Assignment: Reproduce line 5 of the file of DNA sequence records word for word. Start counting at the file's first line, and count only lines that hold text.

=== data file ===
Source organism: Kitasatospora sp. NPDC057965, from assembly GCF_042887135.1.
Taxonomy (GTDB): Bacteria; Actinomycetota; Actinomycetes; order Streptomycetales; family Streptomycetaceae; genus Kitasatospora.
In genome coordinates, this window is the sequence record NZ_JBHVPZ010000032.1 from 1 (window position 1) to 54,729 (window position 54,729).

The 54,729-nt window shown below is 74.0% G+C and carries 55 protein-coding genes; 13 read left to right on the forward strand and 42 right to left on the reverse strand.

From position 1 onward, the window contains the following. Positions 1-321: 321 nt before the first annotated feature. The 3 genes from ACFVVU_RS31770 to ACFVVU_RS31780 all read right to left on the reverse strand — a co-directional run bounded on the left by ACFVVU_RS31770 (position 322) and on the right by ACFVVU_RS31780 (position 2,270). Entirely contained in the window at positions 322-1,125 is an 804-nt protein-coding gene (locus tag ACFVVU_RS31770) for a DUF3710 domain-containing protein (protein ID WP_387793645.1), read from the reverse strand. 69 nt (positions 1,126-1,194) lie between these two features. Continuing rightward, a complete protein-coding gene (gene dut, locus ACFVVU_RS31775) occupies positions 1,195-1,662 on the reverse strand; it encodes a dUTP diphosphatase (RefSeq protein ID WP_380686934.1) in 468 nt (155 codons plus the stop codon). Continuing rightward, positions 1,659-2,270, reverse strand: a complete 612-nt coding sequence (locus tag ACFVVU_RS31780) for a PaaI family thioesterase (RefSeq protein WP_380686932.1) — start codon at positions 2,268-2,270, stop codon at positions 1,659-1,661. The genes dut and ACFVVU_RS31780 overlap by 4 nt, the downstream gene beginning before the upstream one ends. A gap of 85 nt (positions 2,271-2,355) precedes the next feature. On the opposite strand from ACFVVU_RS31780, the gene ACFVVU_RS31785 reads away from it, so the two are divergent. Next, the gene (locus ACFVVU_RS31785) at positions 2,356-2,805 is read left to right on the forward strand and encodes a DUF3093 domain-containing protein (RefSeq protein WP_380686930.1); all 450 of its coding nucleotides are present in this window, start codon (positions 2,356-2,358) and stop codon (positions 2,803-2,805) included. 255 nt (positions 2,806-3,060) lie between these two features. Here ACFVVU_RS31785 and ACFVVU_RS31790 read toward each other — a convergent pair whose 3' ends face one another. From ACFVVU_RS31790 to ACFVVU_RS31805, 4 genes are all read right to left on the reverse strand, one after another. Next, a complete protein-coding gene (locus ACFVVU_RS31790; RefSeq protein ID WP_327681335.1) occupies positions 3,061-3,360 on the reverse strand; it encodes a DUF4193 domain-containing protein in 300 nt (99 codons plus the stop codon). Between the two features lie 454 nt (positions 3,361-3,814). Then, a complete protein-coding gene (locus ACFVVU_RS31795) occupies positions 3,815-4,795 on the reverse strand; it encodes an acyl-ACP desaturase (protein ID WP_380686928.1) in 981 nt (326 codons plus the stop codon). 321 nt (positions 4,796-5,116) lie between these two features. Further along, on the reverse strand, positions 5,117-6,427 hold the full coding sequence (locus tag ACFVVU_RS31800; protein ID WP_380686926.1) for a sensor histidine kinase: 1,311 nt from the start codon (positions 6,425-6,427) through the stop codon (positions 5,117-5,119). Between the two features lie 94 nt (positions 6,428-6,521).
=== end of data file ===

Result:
From position 1 onward, the window contains the following. Positions 1-321: 321 nt before the first annotated feature. The 3 genes from ACFVVU_RS31770 to ACFVVU_RS31780 all read right to left on the reverse strand — a co-directional run bounded on the left by ACFVVU_RS31770 (position 322) and on the right by ACFVVU_RS31780 (position 2,270). Entirely contained in the window at positions 322-1,125 is an 804-nt protein-coding gene (locus tag ACFVVU_RS31770) for a DUF3710 domain-containing protein (protein ID WP_387793645.1), read from the reverse strand. 69 nt (positions 1,126-1,194) lie between these two features. Continuing rightward, a complete protein-coding gene (gene dut, locus ACFVVU_RS31775) occupies positions 1,195-1,662 on the reverse strand; it encodes a dUTP diphosphatase (RefSeq protein ID WP_380686934.1) in 468 nt (155 codons plus the stop codon). Continuing rightward, positions 1,659-2,270, reverse strand: a complete 612-nt coding sequence (locus tag ACFVVU_RS31780) for a PaaI family thioesterase (RefSeq protein WP_380686932.1) — start codon at positions 2,268-2,270, stop codon at positions 1,659-1,661. The genes dut and ACFVVU_RS31780 overlap by 4 nt, the downstream gene beginning before the upstream one ends. A gap of 85 nt (positions 2,271-2,355) precedes the next feature. On the opposite strand from ACFVVU_RS31780, the gene ACFVVU_RS31785 reads away from it, so the two are divergent. Next, the gene (locus ACFVVU_RS31785) at positions 2,356-2,805 is read left to right on the forward strand and encodes a DUF3093 domain-containing protein (RefSeq protein WP_380686930.1); all 450 of its coding nucleotides are present in this window, start codon (positions 2,356-2,358) and stop codon (positions 2,803-2,805) included. 255 nt (positions 2,806-3,060) lie between these two features. Here ACFVVU_RS31785 and ACFVVU_RS31790 read toward each other — a convergent pair whose 3' ends face one another. From ACFVVU_RS31790 to ACFVVU_RS31805, 4 genes are all read right to left on the reverse strand, one after another. Next, a complete protein-coding gene (locus ACFVVU_RS31790; RefSeq protein ID WP_327681335.1) occupies positions 3,061-3,360 on the reverse strand; it encodes a DUF4193 domain-containing protein in 300 nt (99 codons plus the stop codon). Between the two features lie 454 nt (positions 3,361-3,814). Then, a complete protein-coding gene (locus ACFVVU_RS31795) occupies positions 3,815-4,795 on the reverse strand; it encodes an acyl-ACP desaturase (protein ID WP_380686928.1) in 981 nt (326 codons plus the stop codon). 321 nt (positions 4,796-5,116) lie between these two features. Further along, on the reverse strand, positions 5,117-6,427 hold the full coding sequence (locus tag ACFVVU_RS31800; protein ID WP_380686926.1) for a sensor histidine kinase: 1,311 nt from the start codon (positions 6,425-6,427) through the stop codon (positions 5,117-5,119). Between the two features lie 94 nt (positions 6,428-6,521).